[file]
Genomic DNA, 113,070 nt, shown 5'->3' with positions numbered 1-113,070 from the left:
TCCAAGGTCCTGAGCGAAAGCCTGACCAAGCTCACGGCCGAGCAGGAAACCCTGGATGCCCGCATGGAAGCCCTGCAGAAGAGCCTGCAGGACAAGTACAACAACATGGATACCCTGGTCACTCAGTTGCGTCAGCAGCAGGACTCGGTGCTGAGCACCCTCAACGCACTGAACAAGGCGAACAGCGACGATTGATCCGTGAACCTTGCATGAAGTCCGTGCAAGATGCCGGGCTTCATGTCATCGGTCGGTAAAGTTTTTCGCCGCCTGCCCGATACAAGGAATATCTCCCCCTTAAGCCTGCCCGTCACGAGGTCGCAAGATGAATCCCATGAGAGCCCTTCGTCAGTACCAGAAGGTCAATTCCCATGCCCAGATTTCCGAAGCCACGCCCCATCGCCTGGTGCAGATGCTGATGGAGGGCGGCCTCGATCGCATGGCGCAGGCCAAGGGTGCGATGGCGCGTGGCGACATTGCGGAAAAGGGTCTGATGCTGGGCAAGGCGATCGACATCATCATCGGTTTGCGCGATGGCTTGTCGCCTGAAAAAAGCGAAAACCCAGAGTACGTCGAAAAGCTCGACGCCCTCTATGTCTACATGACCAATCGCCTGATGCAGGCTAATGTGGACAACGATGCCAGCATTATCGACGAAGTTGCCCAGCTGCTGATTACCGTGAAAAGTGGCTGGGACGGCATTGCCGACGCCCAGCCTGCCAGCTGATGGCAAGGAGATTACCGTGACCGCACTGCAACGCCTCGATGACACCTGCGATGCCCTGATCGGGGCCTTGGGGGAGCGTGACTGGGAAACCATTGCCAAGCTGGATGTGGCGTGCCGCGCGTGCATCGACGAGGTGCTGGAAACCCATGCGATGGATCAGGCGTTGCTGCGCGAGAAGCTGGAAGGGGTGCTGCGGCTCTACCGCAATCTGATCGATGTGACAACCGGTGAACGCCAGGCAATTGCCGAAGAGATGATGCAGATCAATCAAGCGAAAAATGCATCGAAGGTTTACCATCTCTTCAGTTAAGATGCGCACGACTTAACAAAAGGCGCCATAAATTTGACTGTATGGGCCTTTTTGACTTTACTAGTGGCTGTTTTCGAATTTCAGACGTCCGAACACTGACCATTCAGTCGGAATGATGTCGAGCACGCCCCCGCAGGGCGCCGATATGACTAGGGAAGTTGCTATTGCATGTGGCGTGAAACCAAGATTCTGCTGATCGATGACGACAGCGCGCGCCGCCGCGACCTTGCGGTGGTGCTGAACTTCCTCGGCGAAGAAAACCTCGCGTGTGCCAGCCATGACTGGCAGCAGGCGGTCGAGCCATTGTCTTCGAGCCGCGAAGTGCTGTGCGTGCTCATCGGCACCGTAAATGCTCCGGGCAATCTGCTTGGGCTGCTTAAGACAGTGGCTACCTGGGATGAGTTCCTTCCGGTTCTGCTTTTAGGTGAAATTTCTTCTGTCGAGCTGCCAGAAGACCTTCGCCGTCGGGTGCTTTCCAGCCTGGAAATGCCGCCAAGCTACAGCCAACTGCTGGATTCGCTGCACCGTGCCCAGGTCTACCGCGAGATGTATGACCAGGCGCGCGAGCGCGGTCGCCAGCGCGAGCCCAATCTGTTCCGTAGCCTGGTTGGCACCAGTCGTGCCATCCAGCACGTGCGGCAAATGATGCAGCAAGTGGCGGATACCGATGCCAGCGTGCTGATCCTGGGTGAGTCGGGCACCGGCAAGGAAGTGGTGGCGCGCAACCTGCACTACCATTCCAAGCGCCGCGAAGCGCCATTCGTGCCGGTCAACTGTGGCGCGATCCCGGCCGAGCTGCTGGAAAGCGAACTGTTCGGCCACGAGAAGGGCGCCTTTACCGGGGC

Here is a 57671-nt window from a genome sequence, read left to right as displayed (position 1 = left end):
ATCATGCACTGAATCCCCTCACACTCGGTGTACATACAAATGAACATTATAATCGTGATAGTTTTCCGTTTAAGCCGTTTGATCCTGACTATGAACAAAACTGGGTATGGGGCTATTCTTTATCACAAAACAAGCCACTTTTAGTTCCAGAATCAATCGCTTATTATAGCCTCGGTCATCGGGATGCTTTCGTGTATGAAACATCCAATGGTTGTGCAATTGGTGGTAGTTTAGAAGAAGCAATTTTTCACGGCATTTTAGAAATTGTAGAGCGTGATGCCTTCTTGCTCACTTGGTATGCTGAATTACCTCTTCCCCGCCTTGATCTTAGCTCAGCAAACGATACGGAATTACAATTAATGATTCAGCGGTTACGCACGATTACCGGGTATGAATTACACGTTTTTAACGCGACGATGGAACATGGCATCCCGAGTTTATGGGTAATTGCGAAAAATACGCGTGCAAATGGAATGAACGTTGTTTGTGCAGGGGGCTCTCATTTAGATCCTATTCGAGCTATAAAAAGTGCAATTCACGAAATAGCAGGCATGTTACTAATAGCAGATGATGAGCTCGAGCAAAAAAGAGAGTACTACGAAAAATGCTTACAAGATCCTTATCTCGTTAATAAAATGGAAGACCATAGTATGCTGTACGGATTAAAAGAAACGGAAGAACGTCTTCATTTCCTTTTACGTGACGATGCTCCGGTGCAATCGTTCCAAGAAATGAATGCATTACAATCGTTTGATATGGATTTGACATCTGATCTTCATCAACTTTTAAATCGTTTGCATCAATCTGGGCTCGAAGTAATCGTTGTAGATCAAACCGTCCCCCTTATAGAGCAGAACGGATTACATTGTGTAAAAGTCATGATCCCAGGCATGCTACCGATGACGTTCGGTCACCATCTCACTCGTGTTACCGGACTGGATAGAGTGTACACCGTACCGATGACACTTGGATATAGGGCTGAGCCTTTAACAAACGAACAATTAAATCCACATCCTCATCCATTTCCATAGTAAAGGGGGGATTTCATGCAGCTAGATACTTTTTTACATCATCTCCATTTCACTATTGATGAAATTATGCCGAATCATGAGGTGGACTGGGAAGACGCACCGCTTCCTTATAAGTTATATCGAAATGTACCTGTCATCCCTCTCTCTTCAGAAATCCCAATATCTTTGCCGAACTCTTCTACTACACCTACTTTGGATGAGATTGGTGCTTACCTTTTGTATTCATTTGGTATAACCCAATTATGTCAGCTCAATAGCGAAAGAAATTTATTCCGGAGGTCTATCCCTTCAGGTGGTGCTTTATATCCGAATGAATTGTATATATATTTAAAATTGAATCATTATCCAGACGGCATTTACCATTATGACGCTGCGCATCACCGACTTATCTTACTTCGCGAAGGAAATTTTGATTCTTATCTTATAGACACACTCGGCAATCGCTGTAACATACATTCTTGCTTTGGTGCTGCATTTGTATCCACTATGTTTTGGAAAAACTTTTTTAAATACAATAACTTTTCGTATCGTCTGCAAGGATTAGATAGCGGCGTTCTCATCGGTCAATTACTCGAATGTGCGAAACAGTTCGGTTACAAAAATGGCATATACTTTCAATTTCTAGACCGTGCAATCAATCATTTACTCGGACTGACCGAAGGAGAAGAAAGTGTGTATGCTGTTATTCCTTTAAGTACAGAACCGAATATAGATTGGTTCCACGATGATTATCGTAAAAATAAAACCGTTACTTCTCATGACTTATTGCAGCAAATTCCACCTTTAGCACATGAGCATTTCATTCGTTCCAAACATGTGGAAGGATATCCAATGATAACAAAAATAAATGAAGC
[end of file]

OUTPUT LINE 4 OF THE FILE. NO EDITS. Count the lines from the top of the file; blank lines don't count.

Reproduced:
ATCATGCACTGAATCCCCTCACACTCGGTGTACATACAAATGAACATTATAATCGTGATAGTTTTCCGTTTAAGCCGTTTGATCCTGACTATGAACAAAACTGGGTATGGGGCTATTCTTTATCACAAAACAAGCCACTTTTAGTTCCAGAATCAATCGCTTATTATAGCCTCGGTCATCGGGATGCTTTCGTGTATGAAACATCCAATGGTTGTGCAATTGGTGGTAGTTTAGAAGAAGCAATTTTTCACGGCATTTTAGAAATTGTAGAGCGTGATGCCTTCTTGCTCACTTGGTATGCTGAATTACCTCTTCCCCGCCTTGATCTTAGCTCAGCAAACGATACGGAATTACAATTAATGATTCAGCGGTTACGCACGATTACCGGGTATGAATTACACGTTTTTAACGCGACGATGGAACATGGCATCCCGAGTTTATGGGTAATTGCGAAAAATACGCGTGCAAATGGAATGAACGTTGTTTGTGCAGGGGGCTCTCATTTAGATCCTATTCGAGCTATAAAAAGTGCAATTCACGAAATAGCAGGCATGTTACTAATAGCAGATGATGAGCTCGAGCAAAAAAGAGAGTACTACGAAAAATGCTTACAAGATCCTTATCTCGTTAATAAAATGGAAGACCATAGTATGCTGTACGGATTAAAAGAAACGGAAGAACGTCTTCATTTCCTTTTACGTGACGATGCTCCGGTGCAATCGTTCCAAGAAATGAATGCATTACAATCGTTTGATATGGATTTGACATCTGATCTTCATCAACTTTTAAATCGTTTGCATCAATCTGGGCTCGAAGTAATCGTTGTAGATCAAACCGTCCCCCTTATAGAGCAGAACGGATTACATTGTGTAAAAGTCATGATCCCAGGCATGCTACCGATGACGTTCGGTCACCATCTCACTCGTGTTACCGGACTGGATAGAGTGTACACCGTACCGATGACACTTGGATATAGGGCTGAGCCTTTAACAAACGAACAATTAAATCCACATCCTCATCCATTTCCATAGTAAAGGGGGGATTTCATGCAGCTAGATACTTTTTTACATCATCTCCATTTCACTATTGATGAAATTATGCCGAATCATGAGGTGGACTGGGAAGACGCACCGCTTCCTTATAAGTTATATCGAAATGTACCTGTCATCCCTCTCTCTTCAGAAATCCCAATATCTTTGCCGAACTCTTCTACTACACCTACTTTGGATGAGATTGGTGCTTACCTTTTGTATTCATTTGGTATAACCCAATTATGTCAGCTCAATAGCGAAAGAAATTTATTCCGGAGGTCTATCCCTTCAGGTGGTGCTTTATATCCGAATGAATTGTATATATATTTAAAATTGAATCATTATCCAGACGGCATTTACCATTATGACGCTGCGCATCACCGACTTATCTTACTTCGCGAAGGAAATTTTGATTCTTATCTTATAGACACACTCGGCAATCGCTGTAACATACATTCTTGCTTTGGTGCTGCATTTGTATCCACTATGTTTTGGAAAAACTTTTTTAAATACAATAACTTTTCGTATCGTCTGCAAGGATTAGATAGCGGCGTTCTCATCGGTCAATTACTCGAATGTGCGAAACAGTTCGGTTACAAAAATGGCATATACTTTCAATTTCTAGACCGTGCAATCAATCATTTACTCGGACTGACCGAAGGAGAAGAAAGTGTGTATGCTGTTATTCCTTTAAGTACAGAACCGAATATAGATTGGTTCCACGATGATTATCGTAAAAATAAAACCGTTACTTCTCATGACTTATTGCAGCAAATTCCACCTTTAGCACATGAGCATTTCATTCGTTCCAAACATGTGGAAGGATATCCAATGATAACAAAAATAAATGAAGC